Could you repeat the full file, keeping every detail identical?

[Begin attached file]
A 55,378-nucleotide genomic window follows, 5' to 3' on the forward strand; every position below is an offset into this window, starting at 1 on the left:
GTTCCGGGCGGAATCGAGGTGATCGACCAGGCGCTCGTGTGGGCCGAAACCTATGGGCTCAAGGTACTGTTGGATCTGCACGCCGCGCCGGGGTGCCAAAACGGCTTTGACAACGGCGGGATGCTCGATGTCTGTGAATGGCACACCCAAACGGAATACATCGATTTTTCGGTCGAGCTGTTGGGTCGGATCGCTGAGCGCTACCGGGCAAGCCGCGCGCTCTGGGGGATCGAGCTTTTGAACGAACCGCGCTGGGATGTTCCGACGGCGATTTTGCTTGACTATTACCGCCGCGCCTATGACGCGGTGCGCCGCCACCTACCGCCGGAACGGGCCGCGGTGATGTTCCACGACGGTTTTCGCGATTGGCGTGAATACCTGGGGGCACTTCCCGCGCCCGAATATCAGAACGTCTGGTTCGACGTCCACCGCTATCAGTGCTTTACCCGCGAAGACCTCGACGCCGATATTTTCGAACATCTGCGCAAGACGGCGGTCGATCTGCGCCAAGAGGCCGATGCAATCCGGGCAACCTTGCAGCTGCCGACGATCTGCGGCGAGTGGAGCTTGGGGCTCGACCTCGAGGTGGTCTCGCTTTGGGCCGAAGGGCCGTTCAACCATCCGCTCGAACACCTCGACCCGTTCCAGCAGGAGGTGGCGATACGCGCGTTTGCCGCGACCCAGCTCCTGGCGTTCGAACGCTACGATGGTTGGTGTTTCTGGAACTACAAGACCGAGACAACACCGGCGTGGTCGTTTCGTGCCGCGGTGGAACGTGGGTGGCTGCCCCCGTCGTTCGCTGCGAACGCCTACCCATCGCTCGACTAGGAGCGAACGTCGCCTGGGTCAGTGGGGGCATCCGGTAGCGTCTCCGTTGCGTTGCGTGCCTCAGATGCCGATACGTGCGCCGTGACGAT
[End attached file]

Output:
A 55,378-nucleotide genomic window follows, 5' to 3' on the forward strand; every position below is an offset into this window, starting at 1 on the left:
GTTCCGGGCGGAATCGAGGTGATCGACCAGGCGCTCGTGTGGGCCGAAACCTATGGGCTCAAGGTACTGTTGGATCTGCACGCCGCGCCGGGGTGCCAAAACGGCTTTGACAACGGCGGGATGCTCGATGTCTGTGAATGGCACACCCAAACGGAATACATCGATTTTTCGGTCGAGCTGTTGGGTCGGATCGCTGAGCGCTACCGGGCAAGCCGCGCGCTCTGGGGGATCGAGCTTTTGAACGAACCGCGCTGGGATGTTCCGACGGCGATTTTGCTTGACTATTACCGCCGCGCCTATGACGCGGTGCGCCGCCACCTACCGCCGGAACGGGCCGCGGTGATGTTCCACGACGGTTTTCGCGATTGGCGTGAATACCTGGGGGCACTTCCCGCGCCCGAATATCAGAACGTCTGGTTCGACGTCCACCGCTATCAGTGCTTTACCCGCGAAGACCTCGACGCCGATATTTTCGAACATCTGCGCAAGACGGCGGTCGATCTGCGCCAAGAGGCCGATGCAATCCGGGCAACCTTGCAGCTGCCGACGATCTGCGGCGAGTGGAGCTTGGGGCTCGACCTCGAGGTGGTCTCGCTTTGGGCCGAAGGGCCGTTCAACCATCCGCTCGAACACCTCGACCCGTTCCAGCAGGAGGTGGCGATACGCGCGTTTGCCGCGACCCAGCTCCTGGCGTTCGAACGCTACGATGGTTGGTGTTTCTGGAACTACAAGACCGAGACAACACCGGCGTGGTCGTTTCGTGCCGCGGTGGAACGTGGGTGGCTGCCCCCGTCGTTCGCTGCGAACGCCTACCCATCGCTCGACTAGGAGCGAACGTCGCCTGGGTCAGTGGGGGCATCCGGTAGCGTCTCCGTTGCGTTGCGTGCCTCAGATGCCGATACGTGCGCCGTGACGAT